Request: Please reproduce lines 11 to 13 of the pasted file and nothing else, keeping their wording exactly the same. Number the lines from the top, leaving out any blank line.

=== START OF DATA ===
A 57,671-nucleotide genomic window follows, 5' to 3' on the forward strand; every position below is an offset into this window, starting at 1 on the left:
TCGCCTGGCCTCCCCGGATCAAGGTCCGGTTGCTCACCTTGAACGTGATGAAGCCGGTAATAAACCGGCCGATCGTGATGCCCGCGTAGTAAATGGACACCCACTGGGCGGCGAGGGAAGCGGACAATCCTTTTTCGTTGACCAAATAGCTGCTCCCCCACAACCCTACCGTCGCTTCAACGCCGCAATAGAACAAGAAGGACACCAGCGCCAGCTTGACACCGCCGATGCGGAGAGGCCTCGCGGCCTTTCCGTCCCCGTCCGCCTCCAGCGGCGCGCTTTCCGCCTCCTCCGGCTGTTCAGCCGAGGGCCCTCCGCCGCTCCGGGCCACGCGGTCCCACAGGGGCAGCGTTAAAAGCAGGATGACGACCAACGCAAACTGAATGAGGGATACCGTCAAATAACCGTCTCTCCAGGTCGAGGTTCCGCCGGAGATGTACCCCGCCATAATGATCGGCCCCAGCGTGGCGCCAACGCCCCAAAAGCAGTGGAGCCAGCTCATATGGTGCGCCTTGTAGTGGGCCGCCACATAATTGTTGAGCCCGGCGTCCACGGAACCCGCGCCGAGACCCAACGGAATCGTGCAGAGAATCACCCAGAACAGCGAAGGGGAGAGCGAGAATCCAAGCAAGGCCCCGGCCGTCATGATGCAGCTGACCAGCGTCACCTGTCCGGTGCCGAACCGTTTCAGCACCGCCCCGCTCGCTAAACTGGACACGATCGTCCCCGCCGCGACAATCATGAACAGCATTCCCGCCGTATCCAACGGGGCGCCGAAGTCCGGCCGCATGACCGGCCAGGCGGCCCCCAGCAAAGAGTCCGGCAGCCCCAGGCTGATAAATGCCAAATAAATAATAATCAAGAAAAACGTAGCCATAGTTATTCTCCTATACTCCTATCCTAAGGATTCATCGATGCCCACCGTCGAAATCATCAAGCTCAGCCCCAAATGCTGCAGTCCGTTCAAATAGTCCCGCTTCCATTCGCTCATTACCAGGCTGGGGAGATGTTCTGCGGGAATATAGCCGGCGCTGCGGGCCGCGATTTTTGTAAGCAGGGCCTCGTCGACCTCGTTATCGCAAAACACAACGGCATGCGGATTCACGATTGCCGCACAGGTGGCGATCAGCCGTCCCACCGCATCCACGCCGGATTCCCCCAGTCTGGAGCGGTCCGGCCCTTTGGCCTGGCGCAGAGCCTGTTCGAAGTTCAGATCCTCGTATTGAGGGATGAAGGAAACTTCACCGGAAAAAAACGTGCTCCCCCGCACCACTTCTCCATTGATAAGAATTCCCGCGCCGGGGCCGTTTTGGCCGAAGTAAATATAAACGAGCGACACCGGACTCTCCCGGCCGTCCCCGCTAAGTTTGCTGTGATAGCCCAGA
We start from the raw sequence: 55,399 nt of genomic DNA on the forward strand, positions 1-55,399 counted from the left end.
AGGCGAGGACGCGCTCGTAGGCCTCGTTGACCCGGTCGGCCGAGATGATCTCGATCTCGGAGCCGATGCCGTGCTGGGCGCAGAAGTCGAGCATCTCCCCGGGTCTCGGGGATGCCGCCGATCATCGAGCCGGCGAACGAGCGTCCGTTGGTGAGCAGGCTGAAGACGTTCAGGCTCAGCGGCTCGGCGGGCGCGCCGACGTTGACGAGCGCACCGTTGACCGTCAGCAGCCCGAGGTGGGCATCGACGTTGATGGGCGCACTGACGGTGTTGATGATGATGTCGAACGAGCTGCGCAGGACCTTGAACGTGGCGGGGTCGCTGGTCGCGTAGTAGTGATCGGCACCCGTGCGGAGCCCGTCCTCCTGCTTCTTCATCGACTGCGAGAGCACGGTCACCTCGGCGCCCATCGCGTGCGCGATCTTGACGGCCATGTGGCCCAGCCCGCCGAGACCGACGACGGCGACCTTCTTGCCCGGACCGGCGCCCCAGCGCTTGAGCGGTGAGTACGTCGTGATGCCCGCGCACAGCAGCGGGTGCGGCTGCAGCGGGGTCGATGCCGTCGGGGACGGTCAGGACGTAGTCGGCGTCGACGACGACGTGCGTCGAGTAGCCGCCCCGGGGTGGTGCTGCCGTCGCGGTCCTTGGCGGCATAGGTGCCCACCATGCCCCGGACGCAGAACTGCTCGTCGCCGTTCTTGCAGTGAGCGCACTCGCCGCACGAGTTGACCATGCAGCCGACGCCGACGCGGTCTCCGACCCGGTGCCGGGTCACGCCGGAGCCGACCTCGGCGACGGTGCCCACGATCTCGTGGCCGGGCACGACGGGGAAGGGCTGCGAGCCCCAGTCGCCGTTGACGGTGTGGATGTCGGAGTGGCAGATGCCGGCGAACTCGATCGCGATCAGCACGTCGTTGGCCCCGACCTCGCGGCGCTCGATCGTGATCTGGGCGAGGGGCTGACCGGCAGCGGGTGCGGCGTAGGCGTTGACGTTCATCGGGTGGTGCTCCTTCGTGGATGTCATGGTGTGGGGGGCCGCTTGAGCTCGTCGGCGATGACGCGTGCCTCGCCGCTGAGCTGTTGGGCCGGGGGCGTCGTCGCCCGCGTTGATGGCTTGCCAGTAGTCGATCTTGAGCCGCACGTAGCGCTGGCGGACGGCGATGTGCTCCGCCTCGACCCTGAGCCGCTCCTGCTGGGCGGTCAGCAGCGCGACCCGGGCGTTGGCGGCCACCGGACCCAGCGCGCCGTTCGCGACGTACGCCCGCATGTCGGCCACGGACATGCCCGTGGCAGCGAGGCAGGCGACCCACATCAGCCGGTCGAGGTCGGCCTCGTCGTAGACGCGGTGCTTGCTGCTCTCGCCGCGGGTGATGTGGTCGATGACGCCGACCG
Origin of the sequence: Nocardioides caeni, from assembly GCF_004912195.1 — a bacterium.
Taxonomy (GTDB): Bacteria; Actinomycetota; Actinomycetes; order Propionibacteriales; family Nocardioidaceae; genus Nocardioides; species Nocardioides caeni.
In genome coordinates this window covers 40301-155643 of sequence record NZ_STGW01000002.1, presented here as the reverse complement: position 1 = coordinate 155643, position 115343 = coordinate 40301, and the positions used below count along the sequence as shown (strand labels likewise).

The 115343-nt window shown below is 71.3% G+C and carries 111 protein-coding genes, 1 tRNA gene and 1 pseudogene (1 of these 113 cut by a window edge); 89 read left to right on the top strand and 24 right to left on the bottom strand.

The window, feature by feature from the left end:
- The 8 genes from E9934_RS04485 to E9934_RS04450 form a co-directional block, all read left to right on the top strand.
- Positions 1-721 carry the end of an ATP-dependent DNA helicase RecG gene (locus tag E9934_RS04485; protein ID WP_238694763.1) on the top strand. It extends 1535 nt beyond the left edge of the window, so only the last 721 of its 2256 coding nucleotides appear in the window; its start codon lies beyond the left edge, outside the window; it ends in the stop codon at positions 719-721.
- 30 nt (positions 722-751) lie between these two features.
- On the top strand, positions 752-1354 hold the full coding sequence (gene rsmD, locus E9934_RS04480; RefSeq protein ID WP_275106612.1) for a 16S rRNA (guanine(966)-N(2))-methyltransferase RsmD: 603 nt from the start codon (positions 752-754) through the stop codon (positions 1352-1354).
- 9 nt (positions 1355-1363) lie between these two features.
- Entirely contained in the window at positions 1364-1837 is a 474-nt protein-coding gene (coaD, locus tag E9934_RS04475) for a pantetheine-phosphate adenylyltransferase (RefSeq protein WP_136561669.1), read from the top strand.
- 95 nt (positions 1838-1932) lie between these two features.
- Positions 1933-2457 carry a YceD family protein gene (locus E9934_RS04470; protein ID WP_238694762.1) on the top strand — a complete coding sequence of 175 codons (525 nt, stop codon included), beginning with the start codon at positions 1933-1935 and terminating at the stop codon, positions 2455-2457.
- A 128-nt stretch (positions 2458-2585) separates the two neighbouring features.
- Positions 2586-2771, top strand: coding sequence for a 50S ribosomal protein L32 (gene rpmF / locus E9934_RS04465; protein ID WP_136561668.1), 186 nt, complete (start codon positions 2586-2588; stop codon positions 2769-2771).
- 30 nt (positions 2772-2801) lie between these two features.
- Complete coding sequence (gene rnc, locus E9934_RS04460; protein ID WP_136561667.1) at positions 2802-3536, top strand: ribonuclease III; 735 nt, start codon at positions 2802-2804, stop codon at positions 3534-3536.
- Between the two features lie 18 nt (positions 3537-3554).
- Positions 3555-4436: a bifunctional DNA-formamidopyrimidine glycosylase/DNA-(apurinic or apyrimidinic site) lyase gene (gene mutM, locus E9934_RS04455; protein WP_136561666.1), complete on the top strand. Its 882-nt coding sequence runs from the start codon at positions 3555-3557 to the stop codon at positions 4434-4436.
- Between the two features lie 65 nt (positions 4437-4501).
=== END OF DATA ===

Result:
- Positions 1-721 carry the end of an ATP-dependent DNA helicase RecG gene (locus tag E9934_RS04485; protein ID WP_238694763.1) on the top strand. It extends 1535 nt beyond the left edge of the window, so only the last 721 of its 2256 coding nucleotides appear in the window; its start codon lies beyond the left edge, outside the window; it ends in the stop codon at positions 719-721.
- 30 nt (positions 722-751) lie between these two features.
- On the top strand, positions 752-1354 hold the full coding sequence (gene rsmD, locus E9934_RS04480; RefSeq protein ID WP_275106612.1) for a 16S rRNA (guanine(966)-N(2))-methyltransferase RsmD: 603 nt from the start codon (positions 752-754) through the stop codon (positions 1352-1354).